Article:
Speaking at the Police Federation conference today the Home Secretary Theresa May outlined plans to implement reforms to how the organisation is funded, the ways it is held to account and its automatic membership arrangements.
There she made the case for the Federation to become the authentic voice of policing in the country by choosing reform and change over status quo. But she warned the government would consider imposing change if significant progress was not made towards implementing the reforms laid out by Sir David Normington’s recent review.
She told the conference:
I do not want to have to impose change on you, because I want you to show the public that you want to change. I want you to show them that you have the best interests of the police and of the public at heart. But make no mistake. If you do not make significant progress towards the implementation of the Normington reforms, if the Federation does not start to turn itself around, you must not be under the impression that the government will let things remain as they are.
The Federation was created by an Act of Parliament and it can be reformed by an Act of Parliament. If you do not change of your own accord, we will impose change on you.
The audience heard the government will make three key changes, using new and existing powers, even before a decision is made by the Federation on whether it adopts the wider reforms.
Cutting government funding to the Federation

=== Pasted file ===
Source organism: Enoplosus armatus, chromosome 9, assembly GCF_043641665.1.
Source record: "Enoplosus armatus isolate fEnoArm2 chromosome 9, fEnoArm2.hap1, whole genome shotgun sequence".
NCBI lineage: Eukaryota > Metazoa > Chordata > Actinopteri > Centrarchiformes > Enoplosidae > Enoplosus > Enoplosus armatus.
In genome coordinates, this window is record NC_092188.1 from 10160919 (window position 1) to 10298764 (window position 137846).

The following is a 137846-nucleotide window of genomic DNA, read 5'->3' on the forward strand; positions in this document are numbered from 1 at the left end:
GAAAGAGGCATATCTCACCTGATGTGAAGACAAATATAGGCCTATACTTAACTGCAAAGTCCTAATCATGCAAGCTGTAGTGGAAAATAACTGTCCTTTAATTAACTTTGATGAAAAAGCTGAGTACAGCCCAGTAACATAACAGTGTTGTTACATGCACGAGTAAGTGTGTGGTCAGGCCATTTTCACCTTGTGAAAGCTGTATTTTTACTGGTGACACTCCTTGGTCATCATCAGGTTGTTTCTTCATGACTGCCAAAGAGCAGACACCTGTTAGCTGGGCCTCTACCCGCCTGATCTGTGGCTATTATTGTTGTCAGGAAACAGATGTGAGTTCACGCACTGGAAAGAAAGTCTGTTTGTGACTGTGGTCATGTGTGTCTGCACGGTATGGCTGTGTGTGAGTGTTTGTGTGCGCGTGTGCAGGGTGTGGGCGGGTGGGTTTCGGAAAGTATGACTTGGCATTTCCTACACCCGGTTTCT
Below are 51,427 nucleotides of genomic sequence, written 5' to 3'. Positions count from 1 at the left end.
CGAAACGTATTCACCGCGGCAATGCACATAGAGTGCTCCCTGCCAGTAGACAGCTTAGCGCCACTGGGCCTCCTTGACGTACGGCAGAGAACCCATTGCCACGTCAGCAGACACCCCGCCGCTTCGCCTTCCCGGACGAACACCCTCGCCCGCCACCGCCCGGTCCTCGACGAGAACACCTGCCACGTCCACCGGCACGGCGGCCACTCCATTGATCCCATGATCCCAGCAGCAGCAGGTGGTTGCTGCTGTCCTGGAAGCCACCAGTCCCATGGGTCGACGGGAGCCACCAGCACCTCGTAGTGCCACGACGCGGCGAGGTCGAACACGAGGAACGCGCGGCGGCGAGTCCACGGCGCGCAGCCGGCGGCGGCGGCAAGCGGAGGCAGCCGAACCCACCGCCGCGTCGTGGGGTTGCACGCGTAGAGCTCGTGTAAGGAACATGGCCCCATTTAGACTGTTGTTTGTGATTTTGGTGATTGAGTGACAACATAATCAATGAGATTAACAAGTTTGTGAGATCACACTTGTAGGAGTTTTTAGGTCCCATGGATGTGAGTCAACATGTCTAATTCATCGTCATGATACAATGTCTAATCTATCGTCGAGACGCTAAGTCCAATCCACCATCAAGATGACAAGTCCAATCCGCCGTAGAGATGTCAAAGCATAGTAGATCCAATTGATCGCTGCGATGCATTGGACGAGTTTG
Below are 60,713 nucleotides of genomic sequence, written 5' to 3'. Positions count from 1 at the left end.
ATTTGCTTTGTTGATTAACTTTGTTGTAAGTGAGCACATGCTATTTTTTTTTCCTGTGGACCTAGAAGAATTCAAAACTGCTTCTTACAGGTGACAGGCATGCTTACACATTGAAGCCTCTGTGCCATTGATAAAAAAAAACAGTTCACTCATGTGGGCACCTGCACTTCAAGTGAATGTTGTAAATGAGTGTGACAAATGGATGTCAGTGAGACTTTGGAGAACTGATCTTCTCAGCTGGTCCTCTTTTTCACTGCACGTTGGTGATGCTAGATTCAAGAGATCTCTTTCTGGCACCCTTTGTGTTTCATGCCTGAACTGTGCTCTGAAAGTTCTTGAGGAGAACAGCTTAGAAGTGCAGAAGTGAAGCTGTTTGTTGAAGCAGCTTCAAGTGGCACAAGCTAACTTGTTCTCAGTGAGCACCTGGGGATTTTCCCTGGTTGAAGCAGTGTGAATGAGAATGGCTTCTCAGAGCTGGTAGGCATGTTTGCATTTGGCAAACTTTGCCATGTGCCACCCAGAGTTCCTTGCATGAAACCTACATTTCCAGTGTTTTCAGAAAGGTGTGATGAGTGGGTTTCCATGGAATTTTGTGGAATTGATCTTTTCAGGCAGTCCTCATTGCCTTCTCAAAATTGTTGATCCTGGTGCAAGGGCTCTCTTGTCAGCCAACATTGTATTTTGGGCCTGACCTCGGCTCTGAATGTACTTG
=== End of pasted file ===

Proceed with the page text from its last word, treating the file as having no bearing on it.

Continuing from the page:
The Home Secretary made it clear that it is not acceptable that, when the Federation is sitting on vast reserves worth tens of millions of pounds, it is in receipt of public funds to pay for the salaries and expenses of the chairman, general secretary and treasurer. She announced that this funding will be stopped altogether from August. Instead, the money will go into a new fund to accelerate the introduction of Police First – a new scheme designed to attract the brightest young university graduates into the police.
Earning the right to represent members
In common with changes made elsewhere in the public sector, the Home Secretary announced that she plans to change the law so that officers will have to opt in to join the Federation. This will mean that officers no longer become Fed members by default. And officers who have chosen to become members also have to opt in to pay full subscription fees.
The Home Secretary announced that today and on an annual basis thereafter, the Home Office will use its existing legal powers to call in the Federation’s central accounts. The law will be changed so the Home Office can without any question call in the accounts for any money held by the Federation – including all so-called Number Two accounts. And proposals will be brought forward to make the Police Federation – the national organisation and all the regional branches – subject to the Freedom of Information Act.
Following the speech, the Police Federation voted to accept all 36 reforms recommended in the Normington Review.